An enlightening investigation of the Pleistocene’s dual character as a geologic time - and as a cultural idea.
The Pleistocene is the epoch of geologic time closest to our own. It’s a time of ice ages, global migrations, and mass extinctions - of woolly rhinos, mammoths, giant ground sloths, and not least early species of Homo. It’s the world that created ours. But outside that environmental story there exists a parallel narrative that describes how our ideas about the Pleistocene have emerged. This story explains the place of the Pleistocene in shaping intellectual culture, and the role of a rapidly evolving culture in creating the idea of the Pleistocene and in establishing its dimensions. This second story addresses how the epoch, its Earth-shaping events, and its creatures, both those that survived and those that disappeared, helped kindle new sciences and a new origins story as the sciences split from the humanities as a way of looking at the past.
Ultimately, it is the story of how the dominant creature to emerge from the frost-and-fire world of the Pleistocene came to understand its place in the scheme of things. A remarkable synthesis of science and history, The Last Lost World describes the world that made our modern one.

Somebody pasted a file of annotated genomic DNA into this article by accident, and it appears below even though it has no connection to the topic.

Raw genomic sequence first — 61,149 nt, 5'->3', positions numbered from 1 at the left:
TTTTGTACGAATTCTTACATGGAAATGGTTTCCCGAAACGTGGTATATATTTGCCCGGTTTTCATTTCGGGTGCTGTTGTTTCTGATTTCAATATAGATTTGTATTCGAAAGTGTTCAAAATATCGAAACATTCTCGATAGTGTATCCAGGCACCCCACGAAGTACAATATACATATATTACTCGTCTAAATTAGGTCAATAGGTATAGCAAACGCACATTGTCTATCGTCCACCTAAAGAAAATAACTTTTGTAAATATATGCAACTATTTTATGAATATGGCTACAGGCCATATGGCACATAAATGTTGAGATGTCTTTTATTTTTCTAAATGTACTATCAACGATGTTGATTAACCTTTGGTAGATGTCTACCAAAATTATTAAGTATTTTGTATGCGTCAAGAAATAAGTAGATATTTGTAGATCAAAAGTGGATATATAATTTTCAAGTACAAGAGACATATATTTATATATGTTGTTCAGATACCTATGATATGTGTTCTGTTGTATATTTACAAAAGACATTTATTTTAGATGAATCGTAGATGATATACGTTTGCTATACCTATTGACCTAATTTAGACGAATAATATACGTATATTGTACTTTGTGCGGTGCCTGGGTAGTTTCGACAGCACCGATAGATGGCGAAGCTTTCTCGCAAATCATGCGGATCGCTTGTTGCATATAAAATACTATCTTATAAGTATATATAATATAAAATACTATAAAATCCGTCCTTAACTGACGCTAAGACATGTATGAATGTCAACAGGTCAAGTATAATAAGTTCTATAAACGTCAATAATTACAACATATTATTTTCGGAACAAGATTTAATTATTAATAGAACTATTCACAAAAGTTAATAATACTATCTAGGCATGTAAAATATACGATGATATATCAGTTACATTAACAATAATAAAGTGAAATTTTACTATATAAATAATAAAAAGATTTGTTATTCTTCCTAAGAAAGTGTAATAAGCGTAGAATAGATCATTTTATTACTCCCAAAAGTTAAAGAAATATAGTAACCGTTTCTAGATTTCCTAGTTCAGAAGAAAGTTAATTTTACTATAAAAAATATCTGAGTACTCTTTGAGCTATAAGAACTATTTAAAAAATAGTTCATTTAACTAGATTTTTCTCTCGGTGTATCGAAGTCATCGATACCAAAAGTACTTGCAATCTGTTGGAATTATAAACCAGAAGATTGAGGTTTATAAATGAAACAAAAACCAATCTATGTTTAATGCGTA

©2012 Lydia V. Pyne, Stephen J. Pyne (P)2012 Gildan Media LLC
I love learning about the universe and our place in it by listening to Audible.
It took me a while to realize that this book wasn't about the development of the Ice Age and the evolving of homo sapiens, but, rather, a story about the development of man's idea about thinking about those things.
The story that we tell (the narrative) to explain our understanding has changed as our philosophy about how we think about science has changed.
If you are interested in the differences between logical positivism, positivism and other branches of schools of thought about the philosophy of science this book will interest you. I am, and the book held my interest, but it wasn't what I thought it was going to be about, and I would be well served to re-listen to it with my philosopher hat on instead of my scientist hat.
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